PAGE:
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Avulsion (river)

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Avulsion (river)

In sedimentary geology and fluvial geomorphology, avulsion is the rapid abandonment of a river channel and the formation of a new river channel. Avulsions occur as a result of channel slopes that are much less steep than the slope that the river could travel if it took a new course.[1]

Deltaic and net-depositional settings

Plumes of sediment enter the ocean from mouths of the Mississippi River bird's-foot delta. This sediment is responsible for building the delta and allowing it to advance into the sea. As it extends further offshore, the channel slope will decrease and its bed will aggrade, promoting an avulsion.

Avulsions are common in deltaic settings, where sediment deposits as the river enters the ocean and channel gradients are typically very small.[2] This process of avulsion in deltaic settings is also known as delta switching.

Deposition from the river results in the formation of an individual deltaic lobe that pushes out into the sea. An example of a deltaic lobe is the bird's-foot delta of the Mississippi River, pictured at right with its sediment plumes. As the deltaic lobe advances, the slope of the river channel becomes lower because the river channel is longer but has the same change in elevation (see slope or gradient). As the slope of the river channel decreases, it becomes unstable for two reasons. First, water under the force of gravity will tend to flow in the most direct course downslope. If the river could breach its natural levees (i.e., during a flood), it would spill out onto a new course with a shorter route to the ocean, thereby obtaining a more stable steeper slope.[1] Second, as its slope is reduced, the amount of shear stress on the bed will decrease, resulting in deposition of sediment within the channel and raising of the channel bed relative to the floodplain. This will make it easier for the river to breach its levees and cut a new channel that enters the ocean at a steeper slope.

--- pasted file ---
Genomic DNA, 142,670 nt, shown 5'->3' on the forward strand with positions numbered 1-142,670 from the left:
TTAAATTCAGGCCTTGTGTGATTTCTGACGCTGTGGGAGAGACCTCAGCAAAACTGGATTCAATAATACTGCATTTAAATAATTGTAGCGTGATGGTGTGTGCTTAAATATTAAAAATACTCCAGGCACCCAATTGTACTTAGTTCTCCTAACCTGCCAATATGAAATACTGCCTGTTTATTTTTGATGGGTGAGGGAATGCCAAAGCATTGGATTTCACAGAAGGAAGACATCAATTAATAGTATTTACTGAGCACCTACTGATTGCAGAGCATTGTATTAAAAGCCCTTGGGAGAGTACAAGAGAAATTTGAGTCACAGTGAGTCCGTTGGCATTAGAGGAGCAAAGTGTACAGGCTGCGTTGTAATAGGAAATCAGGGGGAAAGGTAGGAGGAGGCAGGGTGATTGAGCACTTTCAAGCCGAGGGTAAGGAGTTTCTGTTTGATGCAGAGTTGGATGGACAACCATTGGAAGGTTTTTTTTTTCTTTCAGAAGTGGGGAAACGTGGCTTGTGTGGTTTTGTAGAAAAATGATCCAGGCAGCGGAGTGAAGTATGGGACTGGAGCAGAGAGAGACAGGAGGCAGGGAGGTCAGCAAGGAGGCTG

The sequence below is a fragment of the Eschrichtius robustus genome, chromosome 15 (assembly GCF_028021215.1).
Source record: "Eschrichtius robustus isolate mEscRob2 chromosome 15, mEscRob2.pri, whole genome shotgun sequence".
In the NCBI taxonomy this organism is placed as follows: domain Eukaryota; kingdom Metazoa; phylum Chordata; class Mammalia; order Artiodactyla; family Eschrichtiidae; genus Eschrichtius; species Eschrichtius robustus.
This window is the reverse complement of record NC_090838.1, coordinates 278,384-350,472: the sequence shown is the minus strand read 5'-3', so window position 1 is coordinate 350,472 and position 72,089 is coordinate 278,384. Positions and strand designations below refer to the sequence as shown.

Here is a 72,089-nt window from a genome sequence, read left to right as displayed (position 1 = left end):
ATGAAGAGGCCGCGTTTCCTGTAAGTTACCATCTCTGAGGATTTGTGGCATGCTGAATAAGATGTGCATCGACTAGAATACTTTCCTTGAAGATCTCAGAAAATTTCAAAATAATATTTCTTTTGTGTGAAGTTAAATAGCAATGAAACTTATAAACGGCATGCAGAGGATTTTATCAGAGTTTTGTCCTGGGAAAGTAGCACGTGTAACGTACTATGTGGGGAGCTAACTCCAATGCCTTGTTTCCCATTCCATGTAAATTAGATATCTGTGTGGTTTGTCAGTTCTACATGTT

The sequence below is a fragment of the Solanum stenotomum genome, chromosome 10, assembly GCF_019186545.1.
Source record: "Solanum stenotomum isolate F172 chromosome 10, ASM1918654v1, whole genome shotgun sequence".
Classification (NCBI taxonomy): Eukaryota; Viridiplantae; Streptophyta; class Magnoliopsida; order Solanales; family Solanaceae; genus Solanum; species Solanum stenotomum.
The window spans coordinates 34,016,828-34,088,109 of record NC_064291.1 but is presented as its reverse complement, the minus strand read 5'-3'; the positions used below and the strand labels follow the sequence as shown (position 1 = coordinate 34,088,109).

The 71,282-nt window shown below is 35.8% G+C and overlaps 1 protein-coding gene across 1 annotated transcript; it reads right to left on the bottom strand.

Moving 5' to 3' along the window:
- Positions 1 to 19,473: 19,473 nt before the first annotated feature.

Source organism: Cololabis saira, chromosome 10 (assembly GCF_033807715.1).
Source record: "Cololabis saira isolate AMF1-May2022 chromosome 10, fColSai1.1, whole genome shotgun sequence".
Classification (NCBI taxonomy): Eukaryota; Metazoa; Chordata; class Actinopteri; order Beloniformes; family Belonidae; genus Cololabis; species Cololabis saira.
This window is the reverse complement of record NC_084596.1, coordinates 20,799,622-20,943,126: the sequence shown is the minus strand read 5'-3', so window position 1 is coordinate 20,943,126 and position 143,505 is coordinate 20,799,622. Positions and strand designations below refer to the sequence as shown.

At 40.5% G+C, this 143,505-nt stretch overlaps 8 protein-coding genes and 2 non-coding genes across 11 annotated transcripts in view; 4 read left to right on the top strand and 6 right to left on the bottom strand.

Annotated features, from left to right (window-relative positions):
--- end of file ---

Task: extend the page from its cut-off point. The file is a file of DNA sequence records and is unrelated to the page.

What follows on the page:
When this avulsion occurs, the new channel carries sediment out to the ocean, building a new deltaic lobe.,[3][4] The abandoned delta eventually subsides.[5]

This process is also related to the distributary network of river channels that can be observed within a river delta. When the channel does this, some of its flow can remain in the abandoned channel. When these channel switching events happen repeatedly over time, a mature delta will gain a distributary network.[6]

Subsidence of the delta and/or sea-level rise can further cause backwater and deposition in the delta. This deposition fills the channels and leaves a geologic record of channel avulsion in sedimentary basins. On average, an avulsion will occur every time the bed of a river channel aggrades enough that the river channel is superelevated above the floodplain by one channel-depth. In this situation, enough hydraulic head is available that any breach of the natural levees will result in an avulsion.[7][8]

Erosional avulsions